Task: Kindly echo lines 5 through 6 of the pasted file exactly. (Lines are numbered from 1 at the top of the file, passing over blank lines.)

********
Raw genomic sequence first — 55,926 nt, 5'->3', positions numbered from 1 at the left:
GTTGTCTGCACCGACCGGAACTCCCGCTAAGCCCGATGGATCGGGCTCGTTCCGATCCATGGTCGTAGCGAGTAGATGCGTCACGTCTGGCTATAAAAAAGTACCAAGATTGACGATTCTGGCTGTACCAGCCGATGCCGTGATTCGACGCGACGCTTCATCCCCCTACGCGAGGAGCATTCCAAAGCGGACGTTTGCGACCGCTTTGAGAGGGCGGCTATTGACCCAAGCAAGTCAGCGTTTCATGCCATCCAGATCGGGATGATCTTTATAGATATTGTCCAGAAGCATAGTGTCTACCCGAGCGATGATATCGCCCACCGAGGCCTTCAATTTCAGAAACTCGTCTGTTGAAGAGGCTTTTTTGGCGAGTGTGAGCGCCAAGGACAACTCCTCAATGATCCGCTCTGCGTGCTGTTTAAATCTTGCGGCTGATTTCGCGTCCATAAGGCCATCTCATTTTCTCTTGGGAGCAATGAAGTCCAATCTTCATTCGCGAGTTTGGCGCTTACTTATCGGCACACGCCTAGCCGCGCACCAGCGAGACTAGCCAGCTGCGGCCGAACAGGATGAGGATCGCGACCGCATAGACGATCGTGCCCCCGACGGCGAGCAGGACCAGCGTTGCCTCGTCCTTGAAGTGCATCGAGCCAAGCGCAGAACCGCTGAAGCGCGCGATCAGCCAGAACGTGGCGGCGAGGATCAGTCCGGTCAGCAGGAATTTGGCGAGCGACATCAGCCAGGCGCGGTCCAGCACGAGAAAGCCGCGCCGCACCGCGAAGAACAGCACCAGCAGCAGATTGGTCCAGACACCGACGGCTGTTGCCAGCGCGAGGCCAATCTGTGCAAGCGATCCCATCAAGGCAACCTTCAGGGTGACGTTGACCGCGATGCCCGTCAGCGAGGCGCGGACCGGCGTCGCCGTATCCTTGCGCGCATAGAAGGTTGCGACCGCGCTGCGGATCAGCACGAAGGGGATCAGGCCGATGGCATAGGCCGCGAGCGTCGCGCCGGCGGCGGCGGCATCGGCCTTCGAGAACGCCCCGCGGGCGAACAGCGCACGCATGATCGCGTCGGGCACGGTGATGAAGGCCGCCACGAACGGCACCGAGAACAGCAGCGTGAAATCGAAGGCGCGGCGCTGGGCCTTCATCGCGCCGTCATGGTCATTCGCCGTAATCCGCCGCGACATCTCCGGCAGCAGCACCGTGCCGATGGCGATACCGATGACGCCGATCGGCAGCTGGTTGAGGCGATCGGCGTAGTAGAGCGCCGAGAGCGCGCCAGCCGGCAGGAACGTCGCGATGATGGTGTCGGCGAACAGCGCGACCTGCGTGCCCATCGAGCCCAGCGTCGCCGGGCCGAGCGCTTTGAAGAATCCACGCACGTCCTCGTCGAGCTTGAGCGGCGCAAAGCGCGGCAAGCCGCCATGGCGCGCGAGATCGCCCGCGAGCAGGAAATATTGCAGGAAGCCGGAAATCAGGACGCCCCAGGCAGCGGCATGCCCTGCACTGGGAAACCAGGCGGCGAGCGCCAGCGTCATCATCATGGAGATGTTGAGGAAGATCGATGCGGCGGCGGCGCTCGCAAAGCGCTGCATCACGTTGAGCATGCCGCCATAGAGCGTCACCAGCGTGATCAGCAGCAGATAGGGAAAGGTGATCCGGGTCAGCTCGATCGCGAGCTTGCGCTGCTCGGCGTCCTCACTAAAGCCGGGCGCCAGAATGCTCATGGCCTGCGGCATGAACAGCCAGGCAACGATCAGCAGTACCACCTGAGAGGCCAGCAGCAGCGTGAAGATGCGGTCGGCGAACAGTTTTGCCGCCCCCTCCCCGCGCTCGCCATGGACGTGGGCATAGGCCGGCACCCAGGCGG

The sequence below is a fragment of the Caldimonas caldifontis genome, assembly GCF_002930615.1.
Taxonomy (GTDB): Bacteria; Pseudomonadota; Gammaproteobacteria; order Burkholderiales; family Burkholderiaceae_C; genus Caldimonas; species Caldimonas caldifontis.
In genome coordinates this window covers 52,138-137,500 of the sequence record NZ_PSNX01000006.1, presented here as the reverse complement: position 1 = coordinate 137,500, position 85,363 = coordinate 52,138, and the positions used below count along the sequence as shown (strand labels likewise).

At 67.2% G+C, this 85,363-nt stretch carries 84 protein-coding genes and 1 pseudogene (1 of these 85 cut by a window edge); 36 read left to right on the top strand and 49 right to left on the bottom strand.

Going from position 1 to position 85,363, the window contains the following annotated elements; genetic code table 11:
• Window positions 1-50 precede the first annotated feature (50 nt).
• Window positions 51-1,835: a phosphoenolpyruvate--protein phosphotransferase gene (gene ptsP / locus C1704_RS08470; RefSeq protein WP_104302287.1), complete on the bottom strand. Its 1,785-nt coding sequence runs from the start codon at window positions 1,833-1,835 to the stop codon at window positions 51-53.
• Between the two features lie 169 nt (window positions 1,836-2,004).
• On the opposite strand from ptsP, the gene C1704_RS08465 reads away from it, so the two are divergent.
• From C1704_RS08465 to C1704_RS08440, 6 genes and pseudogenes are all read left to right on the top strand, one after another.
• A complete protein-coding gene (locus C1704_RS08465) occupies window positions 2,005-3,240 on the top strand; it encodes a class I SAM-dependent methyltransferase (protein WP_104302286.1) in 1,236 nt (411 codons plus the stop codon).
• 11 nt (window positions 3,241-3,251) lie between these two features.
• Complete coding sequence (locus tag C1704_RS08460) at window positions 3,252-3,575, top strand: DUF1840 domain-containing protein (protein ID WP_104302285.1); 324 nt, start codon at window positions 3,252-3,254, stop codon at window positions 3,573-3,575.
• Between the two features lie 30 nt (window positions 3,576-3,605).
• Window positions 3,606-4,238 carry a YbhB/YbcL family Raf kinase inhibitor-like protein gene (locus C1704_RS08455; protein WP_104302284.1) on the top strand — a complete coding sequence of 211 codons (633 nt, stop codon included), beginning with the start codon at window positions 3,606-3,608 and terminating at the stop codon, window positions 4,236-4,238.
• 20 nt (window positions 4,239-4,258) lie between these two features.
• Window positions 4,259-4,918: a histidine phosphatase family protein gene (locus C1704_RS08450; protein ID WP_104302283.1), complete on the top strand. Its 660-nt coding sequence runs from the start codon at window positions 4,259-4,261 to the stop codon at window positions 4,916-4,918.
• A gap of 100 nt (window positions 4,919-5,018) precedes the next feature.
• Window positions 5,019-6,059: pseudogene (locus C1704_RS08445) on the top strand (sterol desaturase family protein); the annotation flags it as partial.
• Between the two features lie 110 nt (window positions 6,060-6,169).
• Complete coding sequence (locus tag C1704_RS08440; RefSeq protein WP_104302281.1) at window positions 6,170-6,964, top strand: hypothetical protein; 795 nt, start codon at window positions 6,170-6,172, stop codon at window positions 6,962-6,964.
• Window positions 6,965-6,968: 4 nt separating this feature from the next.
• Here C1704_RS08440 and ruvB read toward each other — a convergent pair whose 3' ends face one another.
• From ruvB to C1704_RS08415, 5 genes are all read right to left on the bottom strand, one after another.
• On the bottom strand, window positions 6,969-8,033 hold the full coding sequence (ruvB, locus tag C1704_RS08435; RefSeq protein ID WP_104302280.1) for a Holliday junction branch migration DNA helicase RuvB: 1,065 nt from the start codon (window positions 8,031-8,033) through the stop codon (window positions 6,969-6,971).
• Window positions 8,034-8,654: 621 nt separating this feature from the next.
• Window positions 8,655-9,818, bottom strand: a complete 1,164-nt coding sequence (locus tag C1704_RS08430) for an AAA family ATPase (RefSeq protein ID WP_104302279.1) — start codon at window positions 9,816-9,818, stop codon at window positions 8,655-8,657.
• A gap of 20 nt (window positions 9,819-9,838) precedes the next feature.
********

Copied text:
In genome coordinates this window covers 52,138-137,500 of the sequence record NZ_PSNX01000006.1, presented here as the reverse complement: position 1 = coordinate 137,500, position 85,363 = coordinate 52,138, and the positions used below count along the sequence as shown (strand labels likewise).

At 67.2% G+C, this 85,363-nt stretch carries 84 protein-coding genes and 1 pseudogene (1 of these 85 cut by a window edge); 36 read left to right on the top strand and 49 right to left on the bottom strand.